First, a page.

Experience of childbirth in first-time mothers of advanced age – a Norwegian population-based study
1 Department of Women’s and Children’s Health, Karolinska Institutet, Stockholm, Sweden
2 Centre for Evidence-Based Practice, Bergen University College, Møllendalsveien 6, Bergen, 5009, Norway
3 Centre for Clinical Research Dalarna, Falun, Sweden
4 Institute of Clinical Medicine, Department of Obstetrics and Gynecology, Haukeland University Hospital, Bergen, Norway
BMC Pregnancy and Childbirth 2013, 13:53 doi:10.1186/1471-2393-13-53Published: 27 February 2013
Delaying the first childbirth to an advanced age has increased significantly during the last decades, but little is known about older first time mothers’ experience of childbirth. This study investigates the associations between advanced maternal age in primiparous women and the postnatal assessment of childbirth.
The study was based on the National Norwegian Mother and Child Cohort Study (MoBa) conducted by the Norwegian Institute of Public Health. Data on 30 065 nulliparous women recruited in the second trimester 1999–2008 were used. Three questionnaires were completed: around gestational week 17 and 30, and at 6 months postpartum. Medical data were retrieved from the national Medical Birth Register. Advanced age was defined as ≥32 years and the reference group as 25–31 years. Descriptive and multiple logistic regression analyses were conducted.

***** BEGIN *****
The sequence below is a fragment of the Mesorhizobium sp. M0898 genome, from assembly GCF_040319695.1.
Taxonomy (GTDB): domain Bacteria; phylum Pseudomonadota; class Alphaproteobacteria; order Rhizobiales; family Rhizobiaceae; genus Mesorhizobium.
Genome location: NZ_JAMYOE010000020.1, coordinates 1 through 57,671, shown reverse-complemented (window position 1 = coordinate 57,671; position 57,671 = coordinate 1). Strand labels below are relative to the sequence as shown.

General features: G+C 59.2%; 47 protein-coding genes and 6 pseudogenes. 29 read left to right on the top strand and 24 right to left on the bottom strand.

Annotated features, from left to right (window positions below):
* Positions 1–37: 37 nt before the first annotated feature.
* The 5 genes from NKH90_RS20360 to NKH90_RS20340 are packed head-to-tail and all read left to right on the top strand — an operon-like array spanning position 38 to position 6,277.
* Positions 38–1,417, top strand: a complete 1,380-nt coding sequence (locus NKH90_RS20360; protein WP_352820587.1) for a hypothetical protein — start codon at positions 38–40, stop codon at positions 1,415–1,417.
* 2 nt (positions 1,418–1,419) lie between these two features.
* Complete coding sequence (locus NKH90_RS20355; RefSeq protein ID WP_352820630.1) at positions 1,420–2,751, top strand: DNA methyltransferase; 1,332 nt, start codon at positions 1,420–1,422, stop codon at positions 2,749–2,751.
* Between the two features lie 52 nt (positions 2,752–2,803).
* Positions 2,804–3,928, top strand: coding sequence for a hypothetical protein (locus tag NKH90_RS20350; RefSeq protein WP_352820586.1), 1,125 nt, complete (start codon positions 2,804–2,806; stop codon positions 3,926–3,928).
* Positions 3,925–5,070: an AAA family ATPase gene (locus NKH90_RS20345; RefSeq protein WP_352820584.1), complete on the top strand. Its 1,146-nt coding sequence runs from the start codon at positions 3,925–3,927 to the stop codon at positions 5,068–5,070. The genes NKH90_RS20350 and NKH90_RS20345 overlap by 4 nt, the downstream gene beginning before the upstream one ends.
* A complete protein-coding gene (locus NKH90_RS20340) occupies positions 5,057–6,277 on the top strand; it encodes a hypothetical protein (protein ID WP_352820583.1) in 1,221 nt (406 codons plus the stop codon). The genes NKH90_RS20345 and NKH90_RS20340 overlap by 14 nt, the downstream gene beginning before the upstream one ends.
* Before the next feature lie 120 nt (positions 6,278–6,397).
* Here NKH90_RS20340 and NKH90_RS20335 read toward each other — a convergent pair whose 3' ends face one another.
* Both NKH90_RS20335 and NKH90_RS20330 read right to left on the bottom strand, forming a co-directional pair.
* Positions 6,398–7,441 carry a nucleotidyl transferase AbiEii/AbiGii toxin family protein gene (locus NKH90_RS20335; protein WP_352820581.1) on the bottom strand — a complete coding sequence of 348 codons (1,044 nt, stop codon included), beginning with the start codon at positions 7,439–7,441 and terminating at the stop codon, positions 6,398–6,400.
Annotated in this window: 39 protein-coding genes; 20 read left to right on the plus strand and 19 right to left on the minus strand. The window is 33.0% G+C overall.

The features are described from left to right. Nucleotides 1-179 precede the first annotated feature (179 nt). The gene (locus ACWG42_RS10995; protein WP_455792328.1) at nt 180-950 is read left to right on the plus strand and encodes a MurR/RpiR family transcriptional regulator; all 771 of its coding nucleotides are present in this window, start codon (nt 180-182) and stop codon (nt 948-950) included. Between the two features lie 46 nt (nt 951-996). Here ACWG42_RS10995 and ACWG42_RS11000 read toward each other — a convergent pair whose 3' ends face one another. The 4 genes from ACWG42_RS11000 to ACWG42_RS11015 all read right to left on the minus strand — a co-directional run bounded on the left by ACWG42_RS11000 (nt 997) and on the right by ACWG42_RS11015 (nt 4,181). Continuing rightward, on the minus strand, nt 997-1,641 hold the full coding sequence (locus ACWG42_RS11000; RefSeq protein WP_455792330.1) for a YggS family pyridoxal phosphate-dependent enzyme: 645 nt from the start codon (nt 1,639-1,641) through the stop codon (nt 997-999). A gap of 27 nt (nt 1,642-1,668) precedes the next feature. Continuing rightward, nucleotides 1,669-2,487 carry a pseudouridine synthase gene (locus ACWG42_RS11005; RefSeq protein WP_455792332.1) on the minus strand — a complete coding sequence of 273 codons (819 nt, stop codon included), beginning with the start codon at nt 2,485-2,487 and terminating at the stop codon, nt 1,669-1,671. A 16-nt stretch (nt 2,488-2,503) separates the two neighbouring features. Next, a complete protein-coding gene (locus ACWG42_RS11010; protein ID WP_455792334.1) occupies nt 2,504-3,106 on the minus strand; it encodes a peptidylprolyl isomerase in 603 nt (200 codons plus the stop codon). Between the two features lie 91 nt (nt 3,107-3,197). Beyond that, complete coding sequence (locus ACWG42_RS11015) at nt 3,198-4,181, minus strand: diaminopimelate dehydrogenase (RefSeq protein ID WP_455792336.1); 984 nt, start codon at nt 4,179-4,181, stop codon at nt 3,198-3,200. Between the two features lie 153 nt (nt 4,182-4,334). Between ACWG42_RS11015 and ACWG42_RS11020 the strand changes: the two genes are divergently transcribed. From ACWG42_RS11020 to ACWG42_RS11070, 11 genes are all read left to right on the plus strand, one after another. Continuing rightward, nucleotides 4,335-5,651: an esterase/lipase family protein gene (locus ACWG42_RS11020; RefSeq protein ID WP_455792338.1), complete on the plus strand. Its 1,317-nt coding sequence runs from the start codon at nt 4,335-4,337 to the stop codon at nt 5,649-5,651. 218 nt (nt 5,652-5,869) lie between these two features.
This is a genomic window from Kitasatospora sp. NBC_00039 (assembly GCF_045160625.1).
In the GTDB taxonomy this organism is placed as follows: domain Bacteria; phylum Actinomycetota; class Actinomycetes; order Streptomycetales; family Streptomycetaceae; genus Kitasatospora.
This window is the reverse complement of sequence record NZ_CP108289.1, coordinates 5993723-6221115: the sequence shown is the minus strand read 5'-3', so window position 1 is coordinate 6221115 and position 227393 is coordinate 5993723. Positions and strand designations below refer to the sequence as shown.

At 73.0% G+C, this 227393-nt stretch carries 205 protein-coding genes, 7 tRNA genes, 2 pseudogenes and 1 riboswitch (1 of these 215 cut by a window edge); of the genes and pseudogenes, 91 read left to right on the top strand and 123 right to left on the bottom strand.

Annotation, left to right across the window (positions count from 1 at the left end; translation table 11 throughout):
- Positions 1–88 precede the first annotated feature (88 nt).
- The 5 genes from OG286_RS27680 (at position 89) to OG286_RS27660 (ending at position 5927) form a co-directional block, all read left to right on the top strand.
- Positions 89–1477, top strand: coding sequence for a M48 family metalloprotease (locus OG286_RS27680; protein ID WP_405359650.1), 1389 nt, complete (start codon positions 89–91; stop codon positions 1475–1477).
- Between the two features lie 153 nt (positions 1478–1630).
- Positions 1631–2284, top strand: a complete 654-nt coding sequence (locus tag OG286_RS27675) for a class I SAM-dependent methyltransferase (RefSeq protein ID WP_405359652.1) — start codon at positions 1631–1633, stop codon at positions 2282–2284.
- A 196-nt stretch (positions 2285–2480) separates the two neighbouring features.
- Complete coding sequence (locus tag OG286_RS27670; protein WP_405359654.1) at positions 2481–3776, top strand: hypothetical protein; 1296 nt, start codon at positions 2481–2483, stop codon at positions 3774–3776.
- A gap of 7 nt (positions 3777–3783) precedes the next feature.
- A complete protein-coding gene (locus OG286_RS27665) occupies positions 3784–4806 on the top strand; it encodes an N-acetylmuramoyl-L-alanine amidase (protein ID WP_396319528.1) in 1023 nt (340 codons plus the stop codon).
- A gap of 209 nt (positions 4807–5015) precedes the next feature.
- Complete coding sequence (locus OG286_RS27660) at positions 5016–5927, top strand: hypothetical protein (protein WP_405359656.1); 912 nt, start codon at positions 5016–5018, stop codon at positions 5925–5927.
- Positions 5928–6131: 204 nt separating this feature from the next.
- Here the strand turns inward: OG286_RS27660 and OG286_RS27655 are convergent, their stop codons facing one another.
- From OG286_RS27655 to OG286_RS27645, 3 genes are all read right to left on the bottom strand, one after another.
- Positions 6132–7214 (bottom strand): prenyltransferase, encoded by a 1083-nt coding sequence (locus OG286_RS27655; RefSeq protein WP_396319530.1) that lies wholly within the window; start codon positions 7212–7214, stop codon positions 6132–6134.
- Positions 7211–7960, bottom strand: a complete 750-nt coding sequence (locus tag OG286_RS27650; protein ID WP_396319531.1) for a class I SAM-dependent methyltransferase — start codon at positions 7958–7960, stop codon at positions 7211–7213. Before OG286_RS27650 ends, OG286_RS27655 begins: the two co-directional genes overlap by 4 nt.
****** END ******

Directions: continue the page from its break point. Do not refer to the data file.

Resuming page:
Primiparous women aged 32 years and above expressed more worry about the upcoming birth than the younger women (adjusted OR 1.13; 95% CI 1.06-1.21), and 6 months after the birth they had a slightly higher risk of having experienced childbirth as ‘worse than expected’ (adjusted OR 1.09; 95% CI 1.02-1.16). The difference in birth experience was explained by mode of delivery. Comparisons within subgroups defined by the same mode of delivery showed that the risk of a more negative birth experience in the older women only applied to those with a spontaneous vaginal birth (adjusted OR 1.12; 95% CI 1.02-1.22). In women delivered by cesarean section, the older more often than younger women rated childbirth as ‘better than expected’ (elective cesarean delivery: adjusted OR 1.36; 95% CI 1.01-1.85, emergency cesarean delivery: adjusted OR 1.38; 95% CI 1.03-1.84).
Postponing childbirth to ≥32 years of age only marginally affected the experience of childbirth. Older women seemed to manage better than younger with having an operative delivery.